There is something that is even better than using Cell Renderers from third parties- building them yourself. In this second part, you will learn how…
Learn how to retrieve the data of an API over a CURL connection and evaluate the JSON to build a weather station. This example uses a free key from the OpenWeather API. The API returns a JSON text containing information such as current weather description, current temperature, pressure, humidity and many more.
The structure is simpler than XML which makes it much smaller and since it does not make use of all the tags you’ll find in XML, it is also significantly easier to read. However, if you open unformatted JSON in a text editor you’ll probably find it a bit dense. Here’s how to get around that.
I love the new Star Trek Discovery and there are a fair amount of Klingons in it, from time to time. It occurred to me that someone has probably built a web service to translate English to Klingon and if so, I needed to build a Xojo app to use it.
A quick Google search turned up an API by FunTranslations: https://funtranslations.com/api/klingon
It has simple usage where you send along the text in English and you get back a JSON result containing the text translated to Klingon. Here’s the result of my 15 minutes of effort to use this in a Xojo desktop app:
For the 10th week of the #JustCode Challenge I took a look at networking. For my project this week I’ve created a networked version of the Combat game, which has two tanks on the screen shooting at each other. The network version allows you to control one tank with the app running on your computer and someone else to control the other tank with the app running on their computer. I call it NetTank.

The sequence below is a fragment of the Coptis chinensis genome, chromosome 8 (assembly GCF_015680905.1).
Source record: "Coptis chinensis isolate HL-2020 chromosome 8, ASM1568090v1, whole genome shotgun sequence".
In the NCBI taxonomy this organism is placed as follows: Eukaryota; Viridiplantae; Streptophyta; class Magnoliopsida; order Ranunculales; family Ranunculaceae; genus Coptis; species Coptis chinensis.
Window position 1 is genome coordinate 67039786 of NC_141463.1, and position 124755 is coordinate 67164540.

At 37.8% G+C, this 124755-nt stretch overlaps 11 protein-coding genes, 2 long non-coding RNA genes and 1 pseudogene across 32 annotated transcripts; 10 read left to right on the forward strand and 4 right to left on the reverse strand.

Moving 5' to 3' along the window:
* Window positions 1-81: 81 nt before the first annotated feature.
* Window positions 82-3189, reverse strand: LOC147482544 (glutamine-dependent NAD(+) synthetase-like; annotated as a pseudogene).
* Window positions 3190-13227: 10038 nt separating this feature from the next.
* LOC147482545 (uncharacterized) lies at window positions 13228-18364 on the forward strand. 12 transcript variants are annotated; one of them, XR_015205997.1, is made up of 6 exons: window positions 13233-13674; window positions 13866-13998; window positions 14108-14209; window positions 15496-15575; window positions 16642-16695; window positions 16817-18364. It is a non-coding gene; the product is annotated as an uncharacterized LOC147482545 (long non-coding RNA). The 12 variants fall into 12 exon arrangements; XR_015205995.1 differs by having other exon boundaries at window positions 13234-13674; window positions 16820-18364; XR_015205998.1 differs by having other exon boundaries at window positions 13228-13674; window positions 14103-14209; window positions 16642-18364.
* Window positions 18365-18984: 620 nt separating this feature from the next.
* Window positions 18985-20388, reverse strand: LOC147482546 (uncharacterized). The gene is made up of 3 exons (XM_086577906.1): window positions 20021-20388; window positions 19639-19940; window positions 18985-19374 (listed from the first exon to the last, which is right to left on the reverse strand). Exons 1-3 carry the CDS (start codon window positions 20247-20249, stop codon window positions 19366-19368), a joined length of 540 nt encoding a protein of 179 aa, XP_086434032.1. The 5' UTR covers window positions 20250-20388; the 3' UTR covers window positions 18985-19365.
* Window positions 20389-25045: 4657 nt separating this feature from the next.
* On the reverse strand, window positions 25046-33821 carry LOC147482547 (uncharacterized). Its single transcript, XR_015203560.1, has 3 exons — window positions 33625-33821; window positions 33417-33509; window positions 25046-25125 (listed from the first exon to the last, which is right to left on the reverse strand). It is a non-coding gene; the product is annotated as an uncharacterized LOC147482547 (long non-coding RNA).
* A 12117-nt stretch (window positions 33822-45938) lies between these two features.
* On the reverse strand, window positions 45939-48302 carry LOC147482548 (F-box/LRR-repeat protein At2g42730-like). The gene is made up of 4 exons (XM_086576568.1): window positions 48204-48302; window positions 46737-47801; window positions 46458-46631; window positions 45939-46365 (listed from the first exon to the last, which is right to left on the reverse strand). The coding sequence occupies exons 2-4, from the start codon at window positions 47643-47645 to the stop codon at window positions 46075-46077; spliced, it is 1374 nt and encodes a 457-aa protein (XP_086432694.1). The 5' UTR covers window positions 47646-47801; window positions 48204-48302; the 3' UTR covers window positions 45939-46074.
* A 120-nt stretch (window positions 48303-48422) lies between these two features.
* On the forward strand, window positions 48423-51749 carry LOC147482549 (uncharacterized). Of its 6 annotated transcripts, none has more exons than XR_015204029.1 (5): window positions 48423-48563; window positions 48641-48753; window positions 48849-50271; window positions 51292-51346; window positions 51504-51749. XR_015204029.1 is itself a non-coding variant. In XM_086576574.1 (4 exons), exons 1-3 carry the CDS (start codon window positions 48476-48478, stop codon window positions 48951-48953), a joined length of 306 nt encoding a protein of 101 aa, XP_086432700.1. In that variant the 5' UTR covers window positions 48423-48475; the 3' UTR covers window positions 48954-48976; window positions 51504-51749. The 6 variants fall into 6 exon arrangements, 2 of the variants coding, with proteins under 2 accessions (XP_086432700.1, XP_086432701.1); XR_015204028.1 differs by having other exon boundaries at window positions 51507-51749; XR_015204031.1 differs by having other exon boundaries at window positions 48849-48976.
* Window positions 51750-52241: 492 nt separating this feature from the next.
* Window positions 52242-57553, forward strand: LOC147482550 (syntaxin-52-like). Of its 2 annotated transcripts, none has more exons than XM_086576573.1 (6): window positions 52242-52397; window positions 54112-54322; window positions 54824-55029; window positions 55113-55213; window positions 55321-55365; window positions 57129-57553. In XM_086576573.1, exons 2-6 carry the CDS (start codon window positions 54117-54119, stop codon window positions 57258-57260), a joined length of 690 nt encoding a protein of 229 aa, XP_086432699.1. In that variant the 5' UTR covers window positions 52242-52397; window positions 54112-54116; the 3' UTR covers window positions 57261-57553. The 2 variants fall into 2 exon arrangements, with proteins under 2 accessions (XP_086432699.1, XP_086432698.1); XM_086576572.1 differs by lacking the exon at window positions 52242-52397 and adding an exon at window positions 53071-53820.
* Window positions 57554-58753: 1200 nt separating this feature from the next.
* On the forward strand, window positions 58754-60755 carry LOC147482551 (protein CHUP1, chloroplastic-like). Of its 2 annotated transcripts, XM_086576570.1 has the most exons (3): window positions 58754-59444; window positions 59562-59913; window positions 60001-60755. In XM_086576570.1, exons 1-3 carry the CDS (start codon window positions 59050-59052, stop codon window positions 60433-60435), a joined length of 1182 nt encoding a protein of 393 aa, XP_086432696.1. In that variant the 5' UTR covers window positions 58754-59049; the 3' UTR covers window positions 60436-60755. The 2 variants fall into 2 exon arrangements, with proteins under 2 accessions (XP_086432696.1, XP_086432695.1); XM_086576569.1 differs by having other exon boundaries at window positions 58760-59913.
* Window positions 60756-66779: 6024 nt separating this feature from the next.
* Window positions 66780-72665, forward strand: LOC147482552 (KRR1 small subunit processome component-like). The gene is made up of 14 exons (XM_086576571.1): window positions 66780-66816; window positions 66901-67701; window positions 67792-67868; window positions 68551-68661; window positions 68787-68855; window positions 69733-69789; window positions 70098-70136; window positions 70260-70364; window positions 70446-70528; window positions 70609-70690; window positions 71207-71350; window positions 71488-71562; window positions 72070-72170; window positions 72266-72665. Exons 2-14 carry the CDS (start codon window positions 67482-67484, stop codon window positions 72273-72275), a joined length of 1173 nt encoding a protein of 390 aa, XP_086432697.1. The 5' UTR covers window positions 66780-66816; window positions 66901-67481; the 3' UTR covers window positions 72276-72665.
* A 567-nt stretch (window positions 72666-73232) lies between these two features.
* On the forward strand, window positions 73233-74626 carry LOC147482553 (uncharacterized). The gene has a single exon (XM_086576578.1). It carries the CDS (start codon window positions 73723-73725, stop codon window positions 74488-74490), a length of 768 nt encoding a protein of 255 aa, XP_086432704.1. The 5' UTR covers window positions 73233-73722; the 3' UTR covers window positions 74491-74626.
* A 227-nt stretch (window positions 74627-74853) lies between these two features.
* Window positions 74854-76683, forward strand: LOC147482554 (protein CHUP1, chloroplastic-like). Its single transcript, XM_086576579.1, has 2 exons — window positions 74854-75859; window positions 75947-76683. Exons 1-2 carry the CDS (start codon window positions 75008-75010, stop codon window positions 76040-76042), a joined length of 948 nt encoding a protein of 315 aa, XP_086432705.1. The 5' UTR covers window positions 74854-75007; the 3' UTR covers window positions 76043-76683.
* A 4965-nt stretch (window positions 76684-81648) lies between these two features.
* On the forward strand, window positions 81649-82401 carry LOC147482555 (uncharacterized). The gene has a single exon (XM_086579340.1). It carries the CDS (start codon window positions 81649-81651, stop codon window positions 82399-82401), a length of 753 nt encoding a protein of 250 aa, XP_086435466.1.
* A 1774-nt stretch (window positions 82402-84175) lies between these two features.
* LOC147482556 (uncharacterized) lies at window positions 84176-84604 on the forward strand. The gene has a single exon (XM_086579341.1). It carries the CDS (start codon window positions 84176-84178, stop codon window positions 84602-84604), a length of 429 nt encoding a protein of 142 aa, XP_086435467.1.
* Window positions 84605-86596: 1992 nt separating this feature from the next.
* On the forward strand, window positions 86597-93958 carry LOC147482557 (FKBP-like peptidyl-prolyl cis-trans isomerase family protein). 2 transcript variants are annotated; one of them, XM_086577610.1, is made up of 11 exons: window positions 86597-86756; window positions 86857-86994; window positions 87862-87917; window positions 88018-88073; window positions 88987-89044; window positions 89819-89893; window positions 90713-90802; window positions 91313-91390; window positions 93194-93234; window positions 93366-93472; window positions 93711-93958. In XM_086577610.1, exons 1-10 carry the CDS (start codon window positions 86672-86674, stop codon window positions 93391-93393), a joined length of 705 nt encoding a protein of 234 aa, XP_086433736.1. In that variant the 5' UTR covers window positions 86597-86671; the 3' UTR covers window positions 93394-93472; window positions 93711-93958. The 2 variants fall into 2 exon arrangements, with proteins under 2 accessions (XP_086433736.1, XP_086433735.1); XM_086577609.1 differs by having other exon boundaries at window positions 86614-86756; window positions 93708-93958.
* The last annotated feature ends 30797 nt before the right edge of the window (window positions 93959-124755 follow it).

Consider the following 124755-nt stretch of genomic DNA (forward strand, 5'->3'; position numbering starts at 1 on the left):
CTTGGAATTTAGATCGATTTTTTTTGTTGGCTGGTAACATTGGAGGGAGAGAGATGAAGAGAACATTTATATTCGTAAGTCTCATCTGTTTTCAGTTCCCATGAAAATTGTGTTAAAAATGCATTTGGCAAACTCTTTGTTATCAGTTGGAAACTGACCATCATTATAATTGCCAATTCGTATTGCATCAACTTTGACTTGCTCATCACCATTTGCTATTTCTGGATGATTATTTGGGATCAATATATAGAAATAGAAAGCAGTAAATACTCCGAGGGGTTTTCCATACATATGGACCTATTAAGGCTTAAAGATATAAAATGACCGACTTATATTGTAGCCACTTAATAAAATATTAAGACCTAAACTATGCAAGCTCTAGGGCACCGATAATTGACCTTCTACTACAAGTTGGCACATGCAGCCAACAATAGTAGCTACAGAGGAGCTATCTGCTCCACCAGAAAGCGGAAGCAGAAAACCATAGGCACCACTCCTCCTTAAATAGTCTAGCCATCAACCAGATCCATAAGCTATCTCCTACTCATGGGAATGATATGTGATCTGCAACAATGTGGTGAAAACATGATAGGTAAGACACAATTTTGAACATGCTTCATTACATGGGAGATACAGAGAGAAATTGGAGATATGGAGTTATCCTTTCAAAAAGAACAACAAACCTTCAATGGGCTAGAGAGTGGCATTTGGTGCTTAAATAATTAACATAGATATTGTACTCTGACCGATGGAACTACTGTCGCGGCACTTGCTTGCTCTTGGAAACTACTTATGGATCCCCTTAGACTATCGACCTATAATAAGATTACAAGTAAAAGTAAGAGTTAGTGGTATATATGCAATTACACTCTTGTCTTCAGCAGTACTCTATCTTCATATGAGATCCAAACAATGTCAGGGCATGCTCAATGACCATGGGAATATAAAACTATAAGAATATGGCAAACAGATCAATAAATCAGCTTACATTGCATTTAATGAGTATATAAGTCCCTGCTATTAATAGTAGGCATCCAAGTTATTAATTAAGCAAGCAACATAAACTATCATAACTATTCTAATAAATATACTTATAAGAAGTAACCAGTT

We’re wrapping up week 9 of #JustCode with a web app that demonstrates a web service, JSON and SQLite. The web app functions as both an app with a UI and a web service. It lets you enter your own quotes which are saved in a SQLite database. The web service randomly fetches a quote and returns it as JSON.
A long, long time ago (1989) one of the first apps I ever made was an app launcher for the Atari ST. I called it JumpSTART. I originally wrote it in GFA BASIC and then later re-implemented it in Pascal (OSS Personal Pascal, technically).
I was reminded of JumpSTART when I saw my dock getting crowed. I thought replicating JumpSTART in Xojo would be a good project for week 8 of #JustCode. Though let’s just call it JumpStart this time around.
We’re starting a new thing! At the end of each month we’ll round up a few of our favorite things – from blog posts, announcements, technology, science and whatever other stuff the Xojo team thinks was noteworthy and I’ll post it. It’s the new Xojo Monthly Round Up!
Recently, a new syndication format was introduced by Brent Simmons and Manton Reece called JSON Feed. It is an alternative to RSS/Atom to get feeds for blog posts and podcasts. RSS/Atom are XML-based making them complex to work with. As its name implies JSON Feed uses JSON and is much simpler. I’ve shown in previous posts how easy it is to make a web and iOS apps with Xojo to display the feed.
In this post, I’ll show you how to create a Xojo desktop app to display the JSON feed for Daring Fireball in less than 20 lines of code. This app works without changes on macOS, Windows and Linux.